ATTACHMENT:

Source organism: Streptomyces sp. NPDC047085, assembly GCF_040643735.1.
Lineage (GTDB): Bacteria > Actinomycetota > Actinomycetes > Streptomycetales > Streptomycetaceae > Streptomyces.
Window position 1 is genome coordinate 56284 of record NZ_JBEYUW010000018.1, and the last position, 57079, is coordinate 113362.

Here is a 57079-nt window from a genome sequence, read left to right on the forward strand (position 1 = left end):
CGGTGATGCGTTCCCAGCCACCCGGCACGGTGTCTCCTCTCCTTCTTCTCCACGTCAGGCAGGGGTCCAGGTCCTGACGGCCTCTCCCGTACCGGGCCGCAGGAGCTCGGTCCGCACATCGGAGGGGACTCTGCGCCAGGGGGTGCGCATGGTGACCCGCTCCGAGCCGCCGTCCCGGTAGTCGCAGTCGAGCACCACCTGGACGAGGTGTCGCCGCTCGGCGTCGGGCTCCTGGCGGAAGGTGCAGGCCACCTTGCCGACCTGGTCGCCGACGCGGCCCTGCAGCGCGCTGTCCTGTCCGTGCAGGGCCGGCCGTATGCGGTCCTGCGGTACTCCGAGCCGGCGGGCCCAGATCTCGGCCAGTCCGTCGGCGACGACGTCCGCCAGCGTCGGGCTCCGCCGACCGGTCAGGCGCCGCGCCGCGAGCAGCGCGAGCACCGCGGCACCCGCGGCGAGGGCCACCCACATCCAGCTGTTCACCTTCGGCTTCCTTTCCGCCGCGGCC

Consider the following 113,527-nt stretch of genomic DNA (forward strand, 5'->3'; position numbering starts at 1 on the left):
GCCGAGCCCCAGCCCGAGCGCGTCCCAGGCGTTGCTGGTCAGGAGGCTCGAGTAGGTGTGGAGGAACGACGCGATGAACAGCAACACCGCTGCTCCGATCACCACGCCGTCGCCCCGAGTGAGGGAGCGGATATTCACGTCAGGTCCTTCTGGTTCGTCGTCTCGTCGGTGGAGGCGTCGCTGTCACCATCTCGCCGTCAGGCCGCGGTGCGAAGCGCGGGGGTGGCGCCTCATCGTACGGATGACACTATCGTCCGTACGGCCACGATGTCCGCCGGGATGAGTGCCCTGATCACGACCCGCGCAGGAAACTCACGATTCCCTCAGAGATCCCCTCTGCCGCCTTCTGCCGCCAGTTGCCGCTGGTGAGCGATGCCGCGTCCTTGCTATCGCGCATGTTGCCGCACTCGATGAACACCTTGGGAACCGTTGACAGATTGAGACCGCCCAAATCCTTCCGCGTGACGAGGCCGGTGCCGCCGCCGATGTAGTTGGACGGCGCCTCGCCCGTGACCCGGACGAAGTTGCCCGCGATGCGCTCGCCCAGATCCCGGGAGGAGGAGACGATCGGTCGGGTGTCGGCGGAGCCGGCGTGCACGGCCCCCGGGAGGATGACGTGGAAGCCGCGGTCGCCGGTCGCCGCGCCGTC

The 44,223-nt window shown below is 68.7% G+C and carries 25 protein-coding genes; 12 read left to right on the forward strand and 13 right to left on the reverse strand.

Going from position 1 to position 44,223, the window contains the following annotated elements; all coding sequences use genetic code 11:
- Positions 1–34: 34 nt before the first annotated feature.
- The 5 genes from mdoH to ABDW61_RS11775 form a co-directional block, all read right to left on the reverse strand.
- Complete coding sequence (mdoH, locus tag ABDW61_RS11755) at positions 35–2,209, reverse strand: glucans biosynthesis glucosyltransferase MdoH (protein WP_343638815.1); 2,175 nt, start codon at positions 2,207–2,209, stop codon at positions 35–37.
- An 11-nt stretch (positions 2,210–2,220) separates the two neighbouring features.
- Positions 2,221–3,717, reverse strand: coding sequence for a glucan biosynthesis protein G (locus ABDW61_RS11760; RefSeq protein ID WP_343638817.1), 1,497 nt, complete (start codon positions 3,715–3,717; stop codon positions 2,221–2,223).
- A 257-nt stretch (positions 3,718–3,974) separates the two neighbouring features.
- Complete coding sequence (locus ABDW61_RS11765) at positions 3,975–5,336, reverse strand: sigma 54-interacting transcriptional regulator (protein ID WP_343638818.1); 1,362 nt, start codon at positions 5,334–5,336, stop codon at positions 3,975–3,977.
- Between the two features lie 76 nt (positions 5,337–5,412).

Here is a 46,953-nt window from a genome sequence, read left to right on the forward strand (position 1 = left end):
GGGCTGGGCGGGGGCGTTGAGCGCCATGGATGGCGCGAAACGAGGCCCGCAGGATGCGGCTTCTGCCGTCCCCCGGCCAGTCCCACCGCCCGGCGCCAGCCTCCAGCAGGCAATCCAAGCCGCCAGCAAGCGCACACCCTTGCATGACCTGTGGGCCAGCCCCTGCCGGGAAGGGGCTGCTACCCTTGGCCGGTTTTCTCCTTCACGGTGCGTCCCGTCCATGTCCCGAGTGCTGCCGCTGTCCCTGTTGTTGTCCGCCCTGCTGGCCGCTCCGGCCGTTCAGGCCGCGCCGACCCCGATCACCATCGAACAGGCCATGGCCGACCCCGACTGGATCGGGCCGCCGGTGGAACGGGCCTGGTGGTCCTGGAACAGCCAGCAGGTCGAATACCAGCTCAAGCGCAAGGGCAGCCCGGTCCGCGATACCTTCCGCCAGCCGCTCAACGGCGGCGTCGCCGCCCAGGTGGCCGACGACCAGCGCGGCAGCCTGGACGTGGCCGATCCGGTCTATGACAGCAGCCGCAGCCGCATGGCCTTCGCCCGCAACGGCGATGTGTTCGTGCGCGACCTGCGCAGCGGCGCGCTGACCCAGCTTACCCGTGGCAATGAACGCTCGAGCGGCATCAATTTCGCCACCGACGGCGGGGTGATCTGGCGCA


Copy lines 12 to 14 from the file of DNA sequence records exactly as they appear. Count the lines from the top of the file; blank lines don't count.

- Complete coding sequence (mdoH, locus tag ABDW61_RS11755) at positions 35–2,209, reverse strand: glucans biosynthesis glucosyltransferase MdoH (protein WP_343638815.1); 2,175 nt, start codon at positions 2,207–2,209, stop codon at positions 35–37.
- An 11-nt stretch (positions 2,210–2,220) separates the two neighbouring features.
- Positions 2,221–3,717, reverse strand: coding sequence for a glucan biosynthesis protein G (locus ABDW61_RS11760; RefSeq protein ID WP_343638817.1), 1,497 nt, complete (start codon positions 3,715–3,717; stop codon positions 2,221–2,223).